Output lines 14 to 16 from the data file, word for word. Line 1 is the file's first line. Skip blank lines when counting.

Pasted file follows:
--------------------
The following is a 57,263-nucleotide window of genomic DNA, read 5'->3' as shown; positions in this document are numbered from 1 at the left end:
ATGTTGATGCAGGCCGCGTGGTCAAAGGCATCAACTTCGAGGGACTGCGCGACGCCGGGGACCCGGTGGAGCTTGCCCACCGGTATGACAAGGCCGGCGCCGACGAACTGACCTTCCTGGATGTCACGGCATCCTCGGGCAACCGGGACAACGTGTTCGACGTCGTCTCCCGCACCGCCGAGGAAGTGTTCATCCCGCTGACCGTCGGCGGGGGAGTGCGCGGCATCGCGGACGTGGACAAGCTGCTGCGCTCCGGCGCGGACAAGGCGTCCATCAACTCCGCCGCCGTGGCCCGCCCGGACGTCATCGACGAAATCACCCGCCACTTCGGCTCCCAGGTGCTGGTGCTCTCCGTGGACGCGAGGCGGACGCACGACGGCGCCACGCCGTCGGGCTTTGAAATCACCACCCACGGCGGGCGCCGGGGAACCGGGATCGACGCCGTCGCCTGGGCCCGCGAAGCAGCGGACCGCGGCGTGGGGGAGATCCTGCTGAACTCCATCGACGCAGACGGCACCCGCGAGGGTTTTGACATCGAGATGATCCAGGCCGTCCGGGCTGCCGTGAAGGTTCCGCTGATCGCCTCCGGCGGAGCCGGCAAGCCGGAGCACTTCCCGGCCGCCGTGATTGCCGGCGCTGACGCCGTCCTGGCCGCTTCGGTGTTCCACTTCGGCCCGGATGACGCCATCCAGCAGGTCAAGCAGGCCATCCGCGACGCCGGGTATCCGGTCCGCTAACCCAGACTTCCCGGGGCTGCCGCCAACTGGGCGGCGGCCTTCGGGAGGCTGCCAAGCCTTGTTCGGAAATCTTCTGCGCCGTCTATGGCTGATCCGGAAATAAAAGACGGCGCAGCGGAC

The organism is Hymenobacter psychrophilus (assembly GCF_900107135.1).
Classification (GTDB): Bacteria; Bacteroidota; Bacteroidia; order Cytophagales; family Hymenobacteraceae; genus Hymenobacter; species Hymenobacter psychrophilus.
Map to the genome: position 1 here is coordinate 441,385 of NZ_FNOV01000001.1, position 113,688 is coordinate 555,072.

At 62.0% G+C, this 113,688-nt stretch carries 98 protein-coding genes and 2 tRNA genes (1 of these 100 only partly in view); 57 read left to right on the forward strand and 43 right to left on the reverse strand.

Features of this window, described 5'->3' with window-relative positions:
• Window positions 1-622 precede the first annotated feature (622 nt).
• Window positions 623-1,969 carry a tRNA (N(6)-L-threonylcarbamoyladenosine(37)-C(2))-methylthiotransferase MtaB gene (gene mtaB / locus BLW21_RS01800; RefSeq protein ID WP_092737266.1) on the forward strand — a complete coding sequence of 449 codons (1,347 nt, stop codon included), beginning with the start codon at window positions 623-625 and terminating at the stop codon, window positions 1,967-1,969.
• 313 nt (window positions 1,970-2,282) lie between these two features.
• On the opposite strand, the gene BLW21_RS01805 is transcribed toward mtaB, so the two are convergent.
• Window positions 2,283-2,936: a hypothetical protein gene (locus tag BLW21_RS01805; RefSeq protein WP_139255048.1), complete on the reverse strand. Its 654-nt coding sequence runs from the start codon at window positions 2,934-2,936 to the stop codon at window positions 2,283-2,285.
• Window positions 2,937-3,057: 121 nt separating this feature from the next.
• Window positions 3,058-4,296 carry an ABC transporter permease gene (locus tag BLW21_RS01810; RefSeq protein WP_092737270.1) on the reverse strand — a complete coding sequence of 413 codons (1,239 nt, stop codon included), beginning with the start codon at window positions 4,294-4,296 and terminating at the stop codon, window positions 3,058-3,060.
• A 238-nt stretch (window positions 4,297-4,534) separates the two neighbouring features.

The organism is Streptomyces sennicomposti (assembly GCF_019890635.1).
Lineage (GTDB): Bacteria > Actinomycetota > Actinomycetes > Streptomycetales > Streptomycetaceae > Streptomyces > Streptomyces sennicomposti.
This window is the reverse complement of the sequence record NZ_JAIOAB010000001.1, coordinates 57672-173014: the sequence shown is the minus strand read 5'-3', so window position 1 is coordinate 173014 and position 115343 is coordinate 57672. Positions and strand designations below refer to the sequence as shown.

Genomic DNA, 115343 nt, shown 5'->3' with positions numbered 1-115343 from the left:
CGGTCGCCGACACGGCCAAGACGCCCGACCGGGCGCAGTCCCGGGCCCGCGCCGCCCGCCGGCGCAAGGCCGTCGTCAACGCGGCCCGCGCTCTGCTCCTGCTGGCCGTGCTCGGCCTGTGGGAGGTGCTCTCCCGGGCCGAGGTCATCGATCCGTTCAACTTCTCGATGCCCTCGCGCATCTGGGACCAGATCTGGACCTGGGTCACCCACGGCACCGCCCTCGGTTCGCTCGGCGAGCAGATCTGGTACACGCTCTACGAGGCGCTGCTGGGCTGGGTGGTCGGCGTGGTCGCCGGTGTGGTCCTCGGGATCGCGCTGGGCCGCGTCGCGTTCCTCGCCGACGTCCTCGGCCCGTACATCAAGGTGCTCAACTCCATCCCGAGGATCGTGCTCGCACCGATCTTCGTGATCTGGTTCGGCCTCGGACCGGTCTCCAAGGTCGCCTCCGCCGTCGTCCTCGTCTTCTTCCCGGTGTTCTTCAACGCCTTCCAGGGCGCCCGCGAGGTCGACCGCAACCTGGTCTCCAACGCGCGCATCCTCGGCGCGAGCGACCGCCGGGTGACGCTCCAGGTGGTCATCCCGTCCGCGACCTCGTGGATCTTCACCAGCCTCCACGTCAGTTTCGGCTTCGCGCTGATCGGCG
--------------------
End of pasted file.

• Window positions 3,058-4,296 carry an ABC transporter permease gene (locus tag BLW21_RS01810; RefSeq protein WP_092737270.1) on the reverse strand — a complete coding sequence of 413 codons (1,239 nt, stop codon included), beginning with the start codon at window positions 4,294-4,296 and terminating at the stop codon, window positions 3,058-3,060.
• A 238-nt stretch (window positions 4,297-4,534) separates the two neighbouring features.

The organism is Streptomyces sennicomposti (assembly GCF_019890635.1).